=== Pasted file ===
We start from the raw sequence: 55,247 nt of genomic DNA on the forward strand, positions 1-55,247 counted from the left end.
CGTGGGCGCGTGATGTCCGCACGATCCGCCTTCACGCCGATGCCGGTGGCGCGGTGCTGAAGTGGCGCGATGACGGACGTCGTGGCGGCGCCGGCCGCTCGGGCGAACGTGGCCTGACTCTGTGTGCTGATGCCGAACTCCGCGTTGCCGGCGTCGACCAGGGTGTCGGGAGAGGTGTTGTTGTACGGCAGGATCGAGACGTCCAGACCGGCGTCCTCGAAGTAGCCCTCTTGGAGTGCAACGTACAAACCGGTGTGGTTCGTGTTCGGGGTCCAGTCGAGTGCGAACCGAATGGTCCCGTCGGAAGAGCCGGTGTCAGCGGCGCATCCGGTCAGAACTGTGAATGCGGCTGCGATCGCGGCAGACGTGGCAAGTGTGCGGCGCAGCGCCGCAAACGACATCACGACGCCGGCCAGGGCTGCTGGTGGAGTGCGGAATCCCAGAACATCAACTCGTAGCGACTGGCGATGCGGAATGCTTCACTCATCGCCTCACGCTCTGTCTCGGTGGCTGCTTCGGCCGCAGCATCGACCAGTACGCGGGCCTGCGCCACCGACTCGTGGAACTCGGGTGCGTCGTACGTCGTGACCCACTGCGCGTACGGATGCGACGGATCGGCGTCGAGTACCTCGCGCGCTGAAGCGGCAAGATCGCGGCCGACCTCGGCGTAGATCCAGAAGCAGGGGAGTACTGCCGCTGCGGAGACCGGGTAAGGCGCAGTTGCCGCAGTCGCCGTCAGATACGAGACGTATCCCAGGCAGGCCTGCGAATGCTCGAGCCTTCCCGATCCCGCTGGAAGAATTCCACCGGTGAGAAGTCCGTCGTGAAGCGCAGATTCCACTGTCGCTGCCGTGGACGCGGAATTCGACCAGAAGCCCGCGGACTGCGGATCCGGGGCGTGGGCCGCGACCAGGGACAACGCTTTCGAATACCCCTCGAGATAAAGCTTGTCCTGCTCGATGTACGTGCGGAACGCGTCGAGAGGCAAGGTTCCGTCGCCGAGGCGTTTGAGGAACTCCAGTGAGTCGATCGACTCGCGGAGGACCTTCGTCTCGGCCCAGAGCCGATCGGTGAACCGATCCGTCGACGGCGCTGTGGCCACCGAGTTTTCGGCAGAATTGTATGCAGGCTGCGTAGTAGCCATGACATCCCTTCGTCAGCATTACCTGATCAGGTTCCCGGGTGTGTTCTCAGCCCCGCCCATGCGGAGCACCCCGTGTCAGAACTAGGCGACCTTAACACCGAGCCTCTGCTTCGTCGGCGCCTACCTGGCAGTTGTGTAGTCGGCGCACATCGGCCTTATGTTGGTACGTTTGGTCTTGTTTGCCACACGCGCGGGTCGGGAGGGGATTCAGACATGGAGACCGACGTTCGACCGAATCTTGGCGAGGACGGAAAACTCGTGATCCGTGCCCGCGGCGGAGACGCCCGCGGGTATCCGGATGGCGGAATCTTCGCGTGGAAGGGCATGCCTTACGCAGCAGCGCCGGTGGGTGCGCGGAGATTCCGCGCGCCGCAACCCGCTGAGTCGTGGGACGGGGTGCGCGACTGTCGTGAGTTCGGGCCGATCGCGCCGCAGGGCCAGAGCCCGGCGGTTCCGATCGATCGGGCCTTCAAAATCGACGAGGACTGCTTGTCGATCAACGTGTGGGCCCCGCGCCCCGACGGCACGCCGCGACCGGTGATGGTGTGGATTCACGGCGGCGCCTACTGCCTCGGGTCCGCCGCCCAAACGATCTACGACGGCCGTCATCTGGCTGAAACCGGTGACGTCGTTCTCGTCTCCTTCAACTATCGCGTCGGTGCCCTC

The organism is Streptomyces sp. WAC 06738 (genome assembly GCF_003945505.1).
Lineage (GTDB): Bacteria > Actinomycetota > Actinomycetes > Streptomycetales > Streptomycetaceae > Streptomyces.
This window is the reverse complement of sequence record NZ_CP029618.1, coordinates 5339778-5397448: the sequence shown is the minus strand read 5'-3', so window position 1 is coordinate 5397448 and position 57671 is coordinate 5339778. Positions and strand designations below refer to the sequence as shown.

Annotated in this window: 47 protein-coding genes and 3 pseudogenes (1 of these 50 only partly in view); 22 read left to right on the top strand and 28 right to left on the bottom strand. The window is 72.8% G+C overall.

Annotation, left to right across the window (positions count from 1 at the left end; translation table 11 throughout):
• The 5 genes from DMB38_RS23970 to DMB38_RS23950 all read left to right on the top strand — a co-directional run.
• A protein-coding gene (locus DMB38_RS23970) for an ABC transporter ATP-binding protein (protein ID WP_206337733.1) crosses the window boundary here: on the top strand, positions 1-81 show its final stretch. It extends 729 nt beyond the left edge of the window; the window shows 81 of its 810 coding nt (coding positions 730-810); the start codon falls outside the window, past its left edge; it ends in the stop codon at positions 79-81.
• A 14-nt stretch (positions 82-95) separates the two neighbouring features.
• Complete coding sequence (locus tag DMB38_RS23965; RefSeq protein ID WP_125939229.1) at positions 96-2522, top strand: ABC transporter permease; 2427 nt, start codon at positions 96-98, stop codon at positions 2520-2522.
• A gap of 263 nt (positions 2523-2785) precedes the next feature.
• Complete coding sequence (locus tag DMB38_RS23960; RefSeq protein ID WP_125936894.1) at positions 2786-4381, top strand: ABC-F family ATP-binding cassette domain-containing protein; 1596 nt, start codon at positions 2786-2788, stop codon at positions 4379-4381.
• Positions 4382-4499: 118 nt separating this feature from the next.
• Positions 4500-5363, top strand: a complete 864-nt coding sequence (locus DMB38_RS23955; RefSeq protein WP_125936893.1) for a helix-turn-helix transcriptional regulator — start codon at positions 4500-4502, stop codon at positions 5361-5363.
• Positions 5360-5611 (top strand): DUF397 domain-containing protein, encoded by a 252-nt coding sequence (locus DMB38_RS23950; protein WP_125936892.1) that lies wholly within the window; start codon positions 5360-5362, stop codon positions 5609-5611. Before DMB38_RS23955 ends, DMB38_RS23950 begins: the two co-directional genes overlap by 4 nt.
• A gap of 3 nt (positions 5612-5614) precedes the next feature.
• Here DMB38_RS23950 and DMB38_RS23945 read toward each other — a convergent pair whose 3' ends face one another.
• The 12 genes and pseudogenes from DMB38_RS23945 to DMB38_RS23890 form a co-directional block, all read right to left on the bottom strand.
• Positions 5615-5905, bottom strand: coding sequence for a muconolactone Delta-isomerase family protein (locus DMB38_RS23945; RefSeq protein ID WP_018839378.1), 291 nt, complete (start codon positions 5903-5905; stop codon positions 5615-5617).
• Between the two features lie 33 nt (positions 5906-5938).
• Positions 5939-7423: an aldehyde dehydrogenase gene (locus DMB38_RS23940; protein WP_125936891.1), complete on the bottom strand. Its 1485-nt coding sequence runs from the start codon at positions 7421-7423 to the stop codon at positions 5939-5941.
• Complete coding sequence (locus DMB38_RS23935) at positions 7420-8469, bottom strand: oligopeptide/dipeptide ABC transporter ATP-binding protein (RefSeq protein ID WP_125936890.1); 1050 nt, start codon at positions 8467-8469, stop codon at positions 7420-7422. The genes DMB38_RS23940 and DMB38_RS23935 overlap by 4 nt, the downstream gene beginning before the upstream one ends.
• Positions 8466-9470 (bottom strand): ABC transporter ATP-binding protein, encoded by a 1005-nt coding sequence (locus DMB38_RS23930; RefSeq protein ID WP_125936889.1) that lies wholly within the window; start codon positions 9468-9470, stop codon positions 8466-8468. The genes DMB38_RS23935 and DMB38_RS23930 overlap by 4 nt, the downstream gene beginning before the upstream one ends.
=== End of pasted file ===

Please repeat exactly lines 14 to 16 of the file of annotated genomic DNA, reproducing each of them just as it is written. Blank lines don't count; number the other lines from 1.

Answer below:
• Positions 4382-4499: 118 nt separating this feature from the next.
• Positions 4500-5363, top strand: a complete 864-nt coding sequence (locus DMB38_RS23955; RefSeq protein WP_125936893.1) for a helix-turn-helix transcriptional regulator — start codon at positions 4500-4502, stop codon at positions 5361-5363.
• Positions 5360-5611 (top strand): DUF397 domain-containing protein, encoded by a 252-nt coding sequence (locus DMB38_RS23950; protein WP_125936892.1) that lies wholly within the window; start codon positions 5360-5362, stop codon positions 5609-5611. Before DMB38_RS23955 ends, DMB38_RS23950 begins: the two co-directional genes overlap by 4 nt.